Basics of incompatibility semantics

I've been spending some time learning the incompatibility semantics in the appendices to the fifth of Brandom's Locke Lectures. The book version of the lectures just came out but the text is still available on Brandom's website. I don't think the incompatibility semantics is that well known, so I'll present the basics. This will be a book report on the relevant appendices. A more original post will follow later. Read more

The project is motivated in Brandom's Locke Lectures. He does not want to take truth as a primitive notion since he doesn't want to start with notions regarded as representationalist. Rather, he opts for incompatibility, or incoherence. It is important that, to start with, incoherence is not formal incoherence. Atomic propositions taken together can be incoherent. Incoherence is linked to the notion of incompatibility by the following: for sets of sentences X,Y, X∪Y∈ Inc iff X∈ I(Y), where I is a function from a set of sentences to the set of sets of sentences it is incompatible with. From this definition it is immediate that X∈I(Y) iff Y∈I(X). It also turns out that given a language and an Inc property one can define a unique, minimal I and similarly for Inc given a language and an I function.

It is also taken as an axiom that if a set X is incoherent, then all sets Y∪X are also incoherent. The incoherence of a set of sentences can't be fixed by adding sentences to it.

Starting with an Inc property, logical connectives and a notion of entailment can be defined. These are more or less as would be expected from Making It Explicit and Articulating Reasons. The notion of entailment is one of incompatibility. X |= Y iff ∩p∈YI(p) ⊆ I(X). (I'm using the convention of dropping the brackets for singletons when it improves readability.) This definition says that X entails Y when everything incompatible with Y is incompatible with X. With this notion in mind, validity for a set X can be defined as: anything incompatible with everything in X is itself incoherent, which is equivalent to |= X. Negation is defined as: X∪{¬p}∈ Inc iff X |= p. Conjunction is defined as: X∪{p&q}∈ Inc iff X∪{p,q}∈ Inc. Disjunction and the conditional are defined from these in the standard ways.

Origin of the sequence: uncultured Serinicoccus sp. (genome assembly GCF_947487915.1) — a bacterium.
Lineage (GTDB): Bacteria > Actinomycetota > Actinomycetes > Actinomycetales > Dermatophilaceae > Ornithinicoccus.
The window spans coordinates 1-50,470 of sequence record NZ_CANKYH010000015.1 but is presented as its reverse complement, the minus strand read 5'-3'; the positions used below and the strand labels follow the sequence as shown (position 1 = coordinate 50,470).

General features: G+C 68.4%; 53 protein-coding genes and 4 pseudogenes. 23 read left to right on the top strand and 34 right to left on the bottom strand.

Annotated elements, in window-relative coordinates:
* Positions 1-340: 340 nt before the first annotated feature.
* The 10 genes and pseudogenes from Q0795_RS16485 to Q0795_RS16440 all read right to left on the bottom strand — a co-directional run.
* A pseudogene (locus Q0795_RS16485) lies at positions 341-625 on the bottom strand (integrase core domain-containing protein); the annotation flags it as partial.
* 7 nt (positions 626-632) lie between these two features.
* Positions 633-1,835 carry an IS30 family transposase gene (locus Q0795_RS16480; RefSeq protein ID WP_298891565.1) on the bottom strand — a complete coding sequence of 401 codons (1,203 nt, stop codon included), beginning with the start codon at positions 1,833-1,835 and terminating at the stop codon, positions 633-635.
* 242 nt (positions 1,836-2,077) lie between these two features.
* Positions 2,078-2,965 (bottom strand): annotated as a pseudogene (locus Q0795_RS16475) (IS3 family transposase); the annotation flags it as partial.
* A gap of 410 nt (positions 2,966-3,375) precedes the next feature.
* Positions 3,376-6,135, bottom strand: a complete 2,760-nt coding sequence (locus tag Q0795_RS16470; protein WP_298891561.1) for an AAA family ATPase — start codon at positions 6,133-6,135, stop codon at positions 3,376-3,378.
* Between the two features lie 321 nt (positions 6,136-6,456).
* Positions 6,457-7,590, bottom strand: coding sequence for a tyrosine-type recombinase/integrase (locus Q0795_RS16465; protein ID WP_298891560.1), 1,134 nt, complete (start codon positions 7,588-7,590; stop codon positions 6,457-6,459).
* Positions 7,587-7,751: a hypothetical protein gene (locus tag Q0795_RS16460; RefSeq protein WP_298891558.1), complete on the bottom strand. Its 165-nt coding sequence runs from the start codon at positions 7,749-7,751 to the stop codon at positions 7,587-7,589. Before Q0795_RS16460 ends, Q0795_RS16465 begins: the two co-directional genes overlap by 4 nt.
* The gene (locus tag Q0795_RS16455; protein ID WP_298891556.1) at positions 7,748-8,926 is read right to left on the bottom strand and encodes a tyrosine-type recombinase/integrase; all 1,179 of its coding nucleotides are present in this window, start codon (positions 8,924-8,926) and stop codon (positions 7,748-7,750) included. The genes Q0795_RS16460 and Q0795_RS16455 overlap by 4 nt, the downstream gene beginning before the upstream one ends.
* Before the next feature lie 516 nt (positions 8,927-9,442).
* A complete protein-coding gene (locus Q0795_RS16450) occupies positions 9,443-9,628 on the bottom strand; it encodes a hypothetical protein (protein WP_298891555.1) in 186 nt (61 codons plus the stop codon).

It turns out that from these definitions the connectives behave classically. Disjunction distributes over conjunction. Double negations can be eliminated. The entailments work out as expected for conjunctions on the left and on the right, i.e. X, p&q |= Y iff X, p, q |= Y, and, X |= Y, p&q iff X |= Y, p and X |= Y, q. The left side of the entailment sign is conjunctive and the right side is disjunctive, e.g. X |= p, q iff X|= p∨q. Modus ponens is provable from these definitions.

The definition for necessity is a bit trickier. It is: X∪{□p}∈ Inc iff X∈ Inc or ∃Y(X∪Y∉ Inc and not: Y |= p). A necessary proposition, □p, is incompatible with a coherent set X iff there's some Y which is compatible with X and is compatible with something p isn't. Here is Brandom on the dual notion of possibility: "what is incompatible with ◊p is what is incompatible with everything compatible with something compatible with p." The semantics of modality without possible worlds involves looking at two sets of sentences (three counting {□p}) and their incompatibilities. The normal rule of necessitation falls out from the axioms and this definition. The modal logic that results from this together with the above definitions for negation and conjunction is classical S5.

I'll close with a brief comment. The definition of incoherence and incompatibility used has as a consequence that the consequences of an incoherent set is everything. The principle of explosion is built into the incompatibility semantics. The motivating idea is that an incoherent set of sentences will behave differently in inference, in particular by acting as a premiss for everything. This creates a problem, noted by Brandom, in dealing with relevance logics. Brandom sees the defining feature of relevance logic as the rejection of explosion which would mean that minimal logic would be a relevance logic. Incoherent sets of sentences behave just like coherent sets of sentences, unless one already has negation, in which case for some p an incoherent set would entail both p and ¬p. Part of the point of Brandom's project is that there is a coherent way to define logical vocabulary from a base language without any logical vocabulary so this is not an option. The possibility hinted at in the Locke Lectures is to define an absurdity constant and then have the incoherent sets imply that constant, but that has not yet been worked out.

I think working through this sheds some light on the otherwise cryptic comments about intrinsic logic that come up in lecture 5, but I'll save that, as well as my other commentary on this stuff, for another post.

Tuesday, August 05, 2008

On primary math education

Yesterday I was pointed to an essay, a lament, on primary school math education in the US, written by a K-12 math teacher, that I want to share. It is well-written and makes some good points about teaching, which activity puzzles me. It also contains some entertaining and interesting dialogues, a la Perry, Lakatos, Feyerabend and Berkeley.

Keith Devlin also has a couple of columns about conceptual understanding and why multiplication isn't repeated addition: here, here, and here. [Edit: Duck points out that there is a good discussion of some of Devlin's stuff at Good Math, Bad Math.]

Sunday, August 03, 2008

Short note on Wittgenstein and Church